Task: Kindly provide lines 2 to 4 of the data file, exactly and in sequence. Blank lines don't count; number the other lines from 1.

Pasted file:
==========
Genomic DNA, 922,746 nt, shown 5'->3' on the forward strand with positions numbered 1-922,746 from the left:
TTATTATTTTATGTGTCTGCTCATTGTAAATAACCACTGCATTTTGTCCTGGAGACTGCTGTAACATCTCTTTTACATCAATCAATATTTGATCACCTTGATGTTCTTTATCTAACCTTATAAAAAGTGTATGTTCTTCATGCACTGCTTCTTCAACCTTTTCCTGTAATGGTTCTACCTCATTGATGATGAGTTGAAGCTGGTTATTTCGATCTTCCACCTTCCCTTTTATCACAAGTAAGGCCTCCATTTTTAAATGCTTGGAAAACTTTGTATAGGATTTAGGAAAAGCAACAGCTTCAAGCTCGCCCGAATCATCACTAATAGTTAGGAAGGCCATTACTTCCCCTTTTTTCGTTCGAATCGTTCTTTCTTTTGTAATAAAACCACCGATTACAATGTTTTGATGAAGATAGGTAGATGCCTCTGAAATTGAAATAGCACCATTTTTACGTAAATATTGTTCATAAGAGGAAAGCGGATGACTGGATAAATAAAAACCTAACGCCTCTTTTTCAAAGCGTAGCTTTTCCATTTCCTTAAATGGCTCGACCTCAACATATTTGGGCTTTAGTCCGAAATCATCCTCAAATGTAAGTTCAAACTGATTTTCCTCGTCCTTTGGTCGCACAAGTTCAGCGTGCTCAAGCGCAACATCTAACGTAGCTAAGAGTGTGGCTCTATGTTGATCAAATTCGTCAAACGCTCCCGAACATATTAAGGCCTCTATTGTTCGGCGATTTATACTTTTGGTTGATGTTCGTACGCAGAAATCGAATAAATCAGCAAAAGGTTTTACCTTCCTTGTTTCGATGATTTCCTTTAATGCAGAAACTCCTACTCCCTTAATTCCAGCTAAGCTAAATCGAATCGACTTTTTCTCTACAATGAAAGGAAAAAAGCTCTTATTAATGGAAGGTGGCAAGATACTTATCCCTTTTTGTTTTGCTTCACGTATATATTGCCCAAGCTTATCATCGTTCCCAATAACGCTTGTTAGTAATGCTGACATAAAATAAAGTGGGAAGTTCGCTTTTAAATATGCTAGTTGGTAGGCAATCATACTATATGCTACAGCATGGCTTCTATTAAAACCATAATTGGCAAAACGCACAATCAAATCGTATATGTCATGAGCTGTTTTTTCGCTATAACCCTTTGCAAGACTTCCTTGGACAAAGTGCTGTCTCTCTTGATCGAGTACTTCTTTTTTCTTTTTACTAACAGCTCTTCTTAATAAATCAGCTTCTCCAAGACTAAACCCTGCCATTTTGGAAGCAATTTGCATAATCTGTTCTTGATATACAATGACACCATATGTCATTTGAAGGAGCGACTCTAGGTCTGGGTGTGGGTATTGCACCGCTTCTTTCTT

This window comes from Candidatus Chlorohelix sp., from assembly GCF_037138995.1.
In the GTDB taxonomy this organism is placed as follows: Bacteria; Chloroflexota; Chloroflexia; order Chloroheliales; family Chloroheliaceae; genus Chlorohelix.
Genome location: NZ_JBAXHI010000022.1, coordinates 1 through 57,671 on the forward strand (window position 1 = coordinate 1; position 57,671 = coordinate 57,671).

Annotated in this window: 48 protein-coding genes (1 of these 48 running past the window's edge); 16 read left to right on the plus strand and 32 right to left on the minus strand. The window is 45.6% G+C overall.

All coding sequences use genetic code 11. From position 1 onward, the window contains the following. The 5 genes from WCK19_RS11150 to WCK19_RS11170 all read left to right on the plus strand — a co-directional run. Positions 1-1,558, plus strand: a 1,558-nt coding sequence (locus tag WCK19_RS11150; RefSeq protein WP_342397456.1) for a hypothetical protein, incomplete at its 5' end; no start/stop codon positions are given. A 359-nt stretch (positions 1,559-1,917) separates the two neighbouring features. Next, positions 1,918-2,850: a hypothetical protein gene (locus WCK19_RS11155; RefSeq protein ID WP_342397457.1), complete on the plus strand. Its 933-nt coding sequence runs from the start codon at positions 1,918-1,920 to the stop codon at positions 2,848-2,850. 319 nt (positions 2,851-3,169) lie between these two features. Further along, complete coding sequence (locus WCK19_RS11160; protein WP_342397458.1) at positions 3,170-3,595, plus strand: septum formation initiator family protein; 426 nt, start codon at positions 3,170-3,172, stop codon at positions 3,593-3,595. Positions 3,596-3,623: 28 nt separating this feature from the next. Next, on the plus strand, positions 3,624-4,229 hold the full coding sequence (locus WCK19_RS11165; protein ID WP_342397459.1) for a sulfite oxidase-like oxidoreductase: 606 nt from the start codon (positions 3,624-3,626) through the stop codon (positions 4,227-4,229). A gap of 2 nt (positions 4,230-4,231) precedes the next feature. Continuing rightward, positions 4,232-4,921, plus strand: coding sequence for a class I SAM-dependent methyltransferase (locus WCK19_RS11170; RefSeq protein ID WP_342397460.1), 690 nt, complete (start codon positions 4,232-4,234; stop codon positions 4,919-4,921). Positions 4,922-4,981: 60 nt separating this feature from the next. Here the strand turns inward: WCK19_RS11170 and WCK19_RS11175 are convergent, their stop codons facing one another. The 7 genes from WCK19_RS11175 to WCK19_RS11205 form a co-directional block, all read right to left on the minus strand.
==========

TTATTATTTTATGTGTCTGCTCATTGTAAATAACCACTGCATTTTGTCCTGGAGACTGCTGTAACATCTCTTTTACATCAATCAATATTTGATCACCTTGATGTTCTTTATCTAACCTTATAAAAAGTGTATGTTCTTCATGCACTGCTTCTTCAACCTTTTCCTGTAATGGTTCTACCTCATTGATGATGAGTTGAAGCTGGTTATTTCGATCTTCCACCTTCCCTTTTATCACAAGTAAGGCCTCCATTTTTAAATGCTTGGAAAACTTTGTATAGGATTTAGGAAAAGCAACAGCTTCAAGCTCGCCCGAATCATCACTAATAGTTAGGAAGGCCATTACTTCCCCTTTTTTCGTTCGAATCGTTCTTTCTTTTGTAATAAAACCACCGATTACAATGTTTTGATGAAGATAGGTAGATGCCTCTGAAATTGAAATAGCACCATTTTTACGTAAATATTGTTCATAAGAGGAAAGCGGATGACTGGATAAATAAAAACCTAACGCCTCTTTTTCAAAGCGTAGCTTTTCCATTTCCTTAAATGGCTCGACCTCAACATATTTGGGCTTTAGTCCGAAATCATCCTCAAATGTAAGTTCAAACTGATTTTCCTCGTCCTTTGGTCGCACAAGTTCAGCGTGCTCAAGCGCAACATCTAACGTAGCTAAGAGTGTGGCTCTATGTTGATCAAATTCGTCAAACGCTCCCGAACATATTAAGGCCTCTATTGTTCGGCGATTTATACTTTTGGTTGATGTTCGTACGCAGAAATCGAATAAATCAGCAAAAGGTTTTACCTTCCTTGTTTCGATGATTTCCTTTAATGCAGAAACTCCTACTCCCTTAATTCCAGCTAAGCTAAATCGAATCGACTTTTTCTCTACAATGAAAGGAAAAAAGCTCTTATTAATGGAAGGTGGCAAGATACTTATCCCTTTTTGTTTTGCTTCACGTATATATTGCCCAAGCTTATCATCGTTCCCAATAACGCTTGTTAGTAATGCTGACATAAAATAAAGTGGGAAGTTCGCTTTTAAATATGCTAGTTGGTAGGCAATCATACTATATGCTACAGCATGGCTTCTATTAAAACCATAATTGGCAAAACGCACAATCAAATCGTATATGTCATGAGCTGTTTTTTCGCTATAACCCTTTGCAAGACTTCCTTGGACAAAGTGCTGTCTCTCTTGATCGAGTACTTCTTTTTTCTTTTTACTAACAGCTCTTCTTAATAAATCAGCTTCTCCAAGACTAAACCCTGCCATTTTGGAAGCAATTTGCATAATCTGTTCTTGATATACAATGACACCATATGTCATTTGAAGGAGCGACTCTAGGTCTGGGTGTGGGTATTGCACCGCTTCTTTCTT

This window comes from Candidatus Chlorohelix sp., from assembly GCF_037138995.1.
In the GTDB taxonomy this organism is placed as follows: Bacteria; Chloroflexota; Chloroflexia; order Chloroheliales; family Chloroheliaceae; genus Chlorohelix.